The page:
James and Ann Porter migrated with 5 children,arriving Sydney 9th July 1849 on the Scotia
Ambrotype portrait above is thought to be Ann Porter with her daughter Mary Elgin Porter (b 1843) and son Robert Porter (b 1846)  

Ann was born in Perth, Perthshire, Scotland on 13 March 1813 to James Laird, a weaver, and his wife, Isobell Lyell. She was baptised in the Dissenting Congregation in Perth Depot in East Church Parish. James and Isobell had two other children, David born and died 1812, and George born on 10/9/1815.  Ann Laird married James Porter, a weaver, in the East Church Parish in Perthon on  6/08/1833
In January 1849, Ann and James sailed to Sydney on the Scotia, together with their 5 children, James 15, Alexander Elgin 11, Mary Elgin 7, Robert 4, and infant William. From Sydney they travelled on the Tamar up the coast to Moreton Bay where they settled.

The family made good connections in Moreton Bay with James and his two elder sons, James and Alexander Elgin, working for the well-respected Petrie family in their construction business. On 29 December 1851, Ann gave birth to her last child, George Campbell Porter. For the Porter family, their first decade in Queensland was a mixture of good and bad. In September 1851, before George’s birth, Ann’s husband and eldest son, James, headed off to the Victorian goldfields with Andrew Petrie. This left Ann, her daughter Mary and sons, Alexander Elgin


Obituary Ann (Porter) Bland (1813-1900)
Brisbane Courier Mail 1/10/1900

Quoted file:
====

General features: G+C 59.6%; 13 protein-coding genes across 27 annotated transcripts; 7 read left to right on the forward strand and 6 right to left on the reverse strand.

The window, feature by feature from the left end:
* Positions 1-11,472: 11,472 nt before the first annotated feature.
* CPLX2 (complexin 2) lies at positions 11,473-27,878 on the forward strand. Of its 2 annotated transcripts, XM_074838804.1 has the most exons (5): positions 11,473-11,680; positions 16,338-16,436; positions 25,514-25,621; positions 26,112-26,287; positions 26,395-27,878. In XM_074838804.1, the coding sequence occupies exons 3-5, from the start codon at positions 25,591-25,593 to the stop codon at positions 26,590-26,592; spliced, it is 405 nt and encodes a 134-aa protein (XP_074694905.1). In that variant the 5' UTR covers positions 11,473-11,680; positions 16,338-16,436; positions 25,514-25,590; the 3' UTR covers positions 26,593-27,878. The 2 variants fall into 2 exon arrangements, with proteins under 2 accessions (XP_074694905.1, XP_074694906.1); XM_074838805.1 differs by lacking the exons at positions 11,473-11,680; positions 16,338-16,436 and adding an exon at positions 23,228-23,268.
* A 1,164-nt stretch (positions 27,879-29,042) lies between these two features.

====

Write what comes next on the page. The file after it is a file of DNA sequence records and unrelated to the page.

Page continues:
Mrs. R. Bland, the mother of James, Alexander and Robert Porter, passed away at the residence of her son Robert, Hawthorn, North Branch, at the advanced age of 87. Mrs. Bland was born in Perth, Scotland. She landed in Brisbane with her husband, James Porter, and a family of four sons and one daughter, all now alive except one son; and had another son George, born in Brisbane. The deceased resided in Brisbane until 1857, when she removed with her husband and family to the Bremer Junction, where she lost her husband, Mr. Porter, in 1858. After the death of her second husband, Mr. R. Bland, of Kolo, near Ipswich, in 1882, she came to reside with her sons on the Downs, visiting and residing with each in turn, although principally she resided with her eldest son, James Porter. About seven years since she lost her sight, which loss was felt very much, as previous to the loss she was a most omnivorous reader, and took a lively interest in what was going on throughout the world, but this loss was mitigated to a certain extent by the pleasure that was taken by her sons and grandchildren in reading to her the latest news as it came to hand. Only two days before her death, when told that Kruger was a comparative prisoner, and that peace was likely to be proclaimed, she fervently exclaimed, “I am glad I have lived to hear that!” Up to Saturday, 15th instant, she was in her usual health, and it was remarked by others how well she was looking. On that day she was seized with a slight apoplectic stroke, but after a few hours regained her speech, and would converse on any subject introduced, but was sensible of her approaching end, mentioning all her grandchildren by name, and requesting that they might be sent for. Although gradually failing, she retained her consciousness to within a few hours of the end, when she peacefully passed away, in the midst of her sons, daughter, and grandchildren, on the evening of 21st September. And thus passed away a devoted wife, a good mother, and one who ever had the welfare of this her adopted colony at heart.